Our veterans tend to be strong personalities with tendencies toward independence. They loath weakness and will do nearly anything to avoid even the appearance of it. They’re generally not talkative, especially regarding their emotions, because emotion is viewed as weakness. They do not seek out, or ask for help, believing it’s a sign of weakness. As group, they’re more comfortable with violence than most of us, and usually have easy access to firearms.

If there is any group that mistakenly views mental health issues as stigmatized, it’s the military. It’s considered unacceptable to have a mental health issue, let alone seek help for it. They must be strong; they must handle their problems alone to prove their strength.

Both of these groups need our help. We must ensure our own words and actions don’t cast mental health issues in a bad light. It’s critical that we be accepting of these groups as individuals. Education, intervention, and treatment for individuals contemplating suicide must be plentiful, easy to access, and affordable.

To learn more, or to help combat the issue of high rates of suicide in LGBTQ youth:

To learn more, or to obtain help for military personnel at risk for suicide:

TheFinalLineEventPicSince I write books about U.S. Marines who have seen combat, I have to write characters who deal with PTS and TBI. I am currently revising a book, Waves Break My Fall, for re-release. I am expanding the main character’s battle with PTS to include suicidal thoughts. However, I released a book this past July that features a character with severe PTS. While he doesn’t contemplate suicide, he does experience fatalistic thinking, which can accompany or even precede thoughts of suicide. This book is titled The Final Line, and I’m offering a chance to win an e-book copy.

To read more about The Final Line (The Recon Diaries Book #2), you can go here.


Click below for a chance to enter to win an ebook copy of my title
The Final Line

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If you haven’t already, you can also enter to win the blog hop grand prize

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Kendall McKenna

Kendall mckenna love & dog tags Kendall McKenna is an author of M/M erotic romance novels. Kendall McKenna’s first work of fiction was written at the worldly age of nine, and was a transformative work that expanded on the story told in a popular song of the time. She tried her hand at vampire and cowboy fiction, winning high school poetry and short story contests along the way. It wasn’t until she discovered the world of m/m erotic fiction and found her stride with cops, Marines and muscle cars, that she felt inspired to share her stories with readers who enjoy the same things. Putting herself through college by working in a newly-created HIV testing clinic in her local Department of Health, introduced Kendall to the gay and lesbian community. Understanding and empathy has made her a lifetime advocate of GLBT issues. A brief bout of unemployment gave Kendall the time and focus she needed to finally produce a novel worth submitting for publication. Her first novel, Brothers In Arms, introduced the world to her authentic military stories and characters. Kendall was born and raised in Southern California, where she still lives and works. A non-conventional relationship has kept her happy for the last decade. Her four dogs enjoy it when she writes, as she sits still long enough for them to curl up around her.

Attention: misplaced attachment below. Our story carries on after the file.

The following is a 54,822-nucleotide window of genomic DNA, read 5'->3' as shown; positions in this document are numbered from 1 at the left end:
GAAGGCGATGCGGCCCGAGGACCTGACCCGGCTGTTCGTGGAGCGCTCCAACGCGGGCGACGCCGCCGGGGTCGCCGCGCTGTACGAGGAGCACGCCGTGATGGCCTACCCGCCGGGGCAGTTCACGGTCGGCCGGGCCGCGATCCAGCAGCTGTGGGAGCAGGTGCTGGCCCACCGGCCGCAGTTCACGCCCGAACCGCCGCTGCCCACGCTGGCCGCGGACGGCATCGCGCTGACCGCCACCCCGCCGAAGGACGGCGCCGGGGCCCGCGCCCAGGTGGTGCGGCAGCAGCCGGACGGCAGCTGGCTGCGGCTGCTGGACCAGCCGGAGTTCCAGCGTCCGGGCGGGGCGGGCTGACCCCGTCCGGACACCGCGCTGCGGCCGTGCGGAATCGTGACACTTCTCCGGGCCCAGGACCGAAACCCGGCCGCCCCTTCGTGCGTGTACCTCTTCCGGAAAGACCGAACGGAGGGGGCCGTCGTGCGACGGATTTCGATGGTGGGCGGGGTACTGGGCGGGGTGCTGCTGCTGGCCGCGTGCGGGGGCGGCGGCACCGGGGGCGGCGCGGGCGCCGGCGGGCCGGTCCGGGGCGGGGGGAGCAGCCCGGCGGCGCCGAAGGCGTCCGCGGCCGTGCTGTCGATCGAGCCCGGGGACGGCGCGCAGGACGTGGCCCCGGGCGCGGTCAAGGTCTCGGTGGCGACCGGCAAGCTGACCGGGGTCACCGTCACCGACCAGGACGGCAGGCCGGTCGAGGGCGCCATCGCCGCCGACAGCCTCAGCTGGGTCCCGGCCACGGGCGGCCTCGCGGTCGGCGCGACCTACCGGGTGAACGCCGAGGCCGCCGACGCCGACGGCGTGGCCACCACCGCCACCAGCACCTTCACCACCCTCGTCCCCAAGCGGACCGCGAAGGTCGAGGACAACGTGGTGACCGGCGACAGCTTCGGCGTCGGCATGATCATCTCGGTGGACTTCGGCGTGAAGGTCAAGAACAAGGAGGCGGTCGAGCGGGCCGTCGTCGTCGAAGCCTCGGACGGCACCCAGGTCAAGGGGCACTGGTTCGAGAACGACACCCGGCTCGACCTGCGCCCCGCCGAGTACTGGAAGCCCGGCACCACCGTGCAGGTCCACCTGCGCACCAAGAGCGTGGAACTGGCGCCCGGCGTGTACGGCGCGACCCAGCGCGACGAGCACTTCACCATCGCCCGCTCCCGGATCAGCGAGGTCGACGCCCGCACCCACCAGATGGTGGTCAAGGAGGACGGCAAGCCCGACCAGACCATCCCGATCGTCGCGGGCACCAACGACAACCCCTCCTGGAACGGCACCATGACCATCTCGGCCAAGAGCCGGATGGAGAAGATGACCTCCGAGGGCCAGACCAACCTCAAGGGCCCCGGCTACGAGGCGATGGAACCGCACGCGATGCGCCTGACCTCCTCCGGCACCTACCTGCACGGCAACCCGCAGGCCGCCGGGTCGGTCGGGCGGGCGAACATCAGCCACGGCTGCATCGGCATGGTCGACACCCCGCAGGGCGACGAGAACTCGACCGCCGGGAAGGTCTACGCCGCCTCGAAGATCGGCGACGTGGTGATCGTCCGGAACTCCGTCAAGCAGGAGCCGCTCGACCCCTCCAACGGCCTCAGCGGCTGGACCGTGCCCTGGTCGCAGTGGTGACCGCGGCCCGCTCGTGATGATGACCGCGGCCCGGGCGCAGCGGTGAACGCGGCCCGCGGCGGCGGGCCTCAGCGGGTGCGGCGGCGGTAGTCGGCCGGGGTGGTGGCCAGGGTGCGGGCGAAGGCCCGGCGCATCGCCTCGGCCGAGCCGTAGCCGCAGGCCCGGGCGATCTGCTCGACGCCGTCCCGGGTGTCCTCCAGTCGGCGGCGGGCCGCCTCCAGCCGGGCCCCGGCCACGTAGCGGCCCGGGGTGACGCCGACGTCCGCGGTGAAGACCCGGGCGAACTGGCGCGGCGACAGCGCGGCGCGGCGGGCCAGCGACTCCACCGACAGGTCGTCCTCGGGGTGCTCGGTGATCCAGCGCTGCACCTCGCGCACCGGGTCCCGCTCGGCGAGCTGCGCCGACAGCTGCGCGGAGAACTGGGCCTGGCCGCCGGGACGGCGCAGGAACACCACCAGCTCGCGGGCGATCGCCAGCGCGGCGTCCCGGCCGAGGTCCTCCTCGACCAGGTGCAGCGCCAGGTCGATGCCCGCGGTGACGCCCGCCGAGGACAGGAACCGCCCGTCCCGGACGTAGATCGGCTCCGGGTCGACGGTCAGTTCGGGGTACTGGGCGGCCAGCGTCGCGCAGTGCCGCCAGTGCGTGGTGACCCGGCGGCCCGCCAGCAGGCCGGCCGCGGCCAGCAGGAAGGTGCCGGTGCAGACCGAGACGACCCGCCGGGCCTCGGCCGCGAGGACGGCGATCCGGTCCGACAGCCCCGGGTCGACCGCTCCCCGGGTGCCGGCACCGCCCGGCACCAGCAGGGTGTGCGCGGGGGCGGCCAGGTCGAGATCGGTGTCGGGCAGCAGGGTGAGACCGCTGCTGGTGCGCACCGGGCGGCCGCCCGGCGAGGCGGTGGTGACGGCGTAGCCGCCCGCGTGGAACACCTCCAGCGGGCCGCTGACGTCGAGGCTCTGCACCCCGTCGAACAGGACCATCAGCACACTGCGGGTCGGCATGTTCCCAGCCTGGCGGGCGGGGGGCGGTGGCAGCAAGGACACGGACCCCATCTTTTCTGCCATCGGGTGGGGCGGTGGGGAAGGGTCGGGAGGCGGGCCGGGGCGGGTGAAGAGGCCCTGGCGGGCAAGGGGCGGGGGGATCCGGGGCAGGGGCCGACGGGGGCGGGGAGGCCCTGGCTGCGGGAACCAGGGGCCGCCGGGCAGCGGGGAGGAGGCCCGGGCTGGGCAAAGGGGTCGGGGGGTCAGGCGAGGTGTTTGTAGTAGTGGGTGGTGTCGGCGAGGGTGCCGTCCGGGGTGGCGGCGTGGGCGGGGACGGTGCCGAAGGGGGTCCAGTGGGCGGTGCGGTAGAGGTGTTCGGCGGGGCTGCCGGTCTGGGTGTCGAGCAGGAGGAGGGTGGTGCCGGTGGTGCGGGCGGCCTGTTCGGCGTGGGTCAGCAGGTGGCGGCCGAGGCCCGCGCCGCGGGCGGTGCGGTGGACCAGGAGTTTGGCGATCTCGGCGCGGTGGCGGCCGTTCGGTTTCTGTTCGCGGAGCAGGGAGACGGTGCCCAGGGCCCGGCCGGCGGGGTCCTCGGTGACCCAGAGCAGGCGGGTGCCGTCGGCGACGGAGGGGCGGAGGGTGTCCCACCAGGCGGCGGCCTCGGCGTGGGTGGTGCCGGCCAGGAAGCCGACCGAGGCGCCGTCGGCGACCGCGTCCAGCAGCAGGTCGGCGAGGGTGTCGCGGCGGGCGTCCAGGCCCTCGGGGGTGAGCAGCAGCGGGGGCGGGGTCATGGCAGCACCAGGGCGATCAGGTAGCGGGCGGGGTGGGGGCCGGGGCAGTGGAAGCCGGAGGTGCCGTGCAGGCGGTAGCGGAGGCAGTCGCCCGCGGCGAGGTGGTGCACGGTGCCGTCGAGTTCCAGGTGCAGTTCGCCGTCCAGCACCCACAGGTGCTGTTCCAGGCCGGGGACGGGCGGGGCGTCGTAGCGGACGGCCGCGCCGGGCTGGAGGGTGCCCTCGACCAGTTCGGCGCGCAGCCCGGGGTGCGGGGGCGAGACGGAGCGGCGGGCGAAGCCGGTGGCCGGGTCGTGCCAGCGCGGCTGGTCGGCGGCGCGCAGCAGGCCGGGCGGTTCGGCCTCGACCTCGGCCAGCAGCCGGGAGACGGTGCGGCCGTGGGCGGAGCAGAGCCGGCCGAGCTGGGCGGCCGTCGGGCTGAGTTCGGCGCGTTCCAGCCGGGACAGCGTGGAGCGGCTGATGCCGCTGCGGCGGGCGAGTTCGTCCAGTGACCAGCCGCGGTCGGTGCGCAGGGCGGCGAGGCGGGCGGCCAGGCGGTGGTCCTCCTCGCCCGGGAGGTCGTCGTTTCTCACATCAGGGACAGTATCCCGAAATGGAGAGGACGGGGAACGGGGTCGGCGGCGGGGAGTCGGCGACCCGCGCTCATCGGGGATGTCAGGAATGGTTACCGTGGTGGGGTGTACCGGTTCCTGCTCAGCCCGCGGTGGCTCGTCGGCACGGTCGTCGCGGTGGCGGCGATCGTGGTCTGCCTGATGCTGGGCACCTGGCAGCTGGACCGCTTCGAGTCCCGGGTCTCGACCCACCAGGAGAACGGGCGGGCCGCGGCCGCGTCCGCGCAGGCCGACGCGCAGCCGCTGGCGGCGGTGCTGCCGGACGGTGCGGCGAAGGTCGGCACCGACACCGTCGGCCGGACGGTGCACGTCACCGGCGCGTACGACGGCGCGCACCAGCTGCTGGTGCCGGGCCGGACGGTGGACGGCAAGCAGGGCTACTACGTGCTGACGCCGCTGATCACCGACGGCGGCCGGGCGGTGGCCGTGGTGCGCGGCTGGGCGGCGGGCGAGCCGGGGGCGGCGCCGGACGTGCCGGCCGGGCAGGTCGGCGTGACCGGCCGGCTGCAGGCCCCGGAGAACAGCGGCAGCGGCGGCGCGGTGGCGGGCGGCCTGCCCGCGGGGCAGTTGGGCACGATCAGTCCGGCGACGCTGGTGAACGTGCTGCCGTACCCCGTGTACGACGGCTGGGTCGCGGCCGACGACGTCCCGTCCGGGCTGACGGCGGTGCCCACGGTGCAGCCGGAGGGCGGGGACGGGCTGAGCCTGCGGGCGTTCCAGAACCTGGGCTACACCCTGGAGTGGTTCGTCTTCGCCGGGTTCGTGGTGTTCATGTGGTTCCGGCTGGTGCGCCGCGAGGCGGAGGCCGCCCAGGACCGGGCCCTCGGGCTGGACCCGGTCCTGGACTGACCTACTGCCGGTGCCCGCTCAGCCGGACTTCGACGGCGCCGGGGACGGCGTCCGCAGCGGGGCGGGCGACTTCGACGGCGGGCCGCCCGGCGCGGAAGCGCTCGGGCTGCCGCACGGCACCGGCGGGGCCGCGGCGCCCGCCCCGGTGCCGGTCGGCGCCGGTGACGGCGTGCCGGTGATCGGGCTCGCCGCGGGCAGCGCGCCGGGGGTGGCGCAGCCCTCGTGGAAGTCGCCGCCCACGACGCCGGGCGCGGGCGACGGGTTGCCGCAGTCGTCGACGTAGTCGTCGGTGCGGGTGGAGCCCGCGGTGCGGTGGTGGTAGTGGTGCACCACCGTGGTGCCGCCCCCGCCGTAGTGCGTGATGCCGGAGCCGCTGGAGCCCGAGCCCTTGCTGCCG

1. My son spent over 4 years struggling to deal with severe PTSD and TBI from his 15 months in Iraq. On Jan. 2, 2011, he decided he could no longer do it and completed suicide. He was 25 and my oldest child, my sunshine, my pride and joy and my friend. We tried for many years to get him help, he was surrounded by loving family and friends, but I think sometimes he felt like a failure because he wasn’t able to handle it on his own. My sister and her husband are both psychologists so there was never any stigma about getting help. To say that his death devastated all of us is an understatement. I will never be the person I use to be, a part of me will be broken until I’m with him again. Thank you for bringing this subject out in the open, I talk about it often. My son didn’t do this to hurt us, he just wanted the pain to stop, I know that if he had been thinking clearly, knowing all the pain that we would be in, he never would have done this, he didn’t have a mean bone in his body. We talked about suicide often, the extra hurt that came when someone chooses to take their life and he promised me that if he ever felt like that, he would come to me. But one night after not sleeping for days and tired of the sounds and smells of battle assaulting him, he broke his promise and my heart. Suicide needs to be taken out of the closet, held like a dirty little secret, a brand of shame that only adds to the ones that attempt and the survivors. Only taking it out into the light of day and talking about it loudly instead of whispering in disgust will we then start to put a halt to this overwhelming tide of suicide.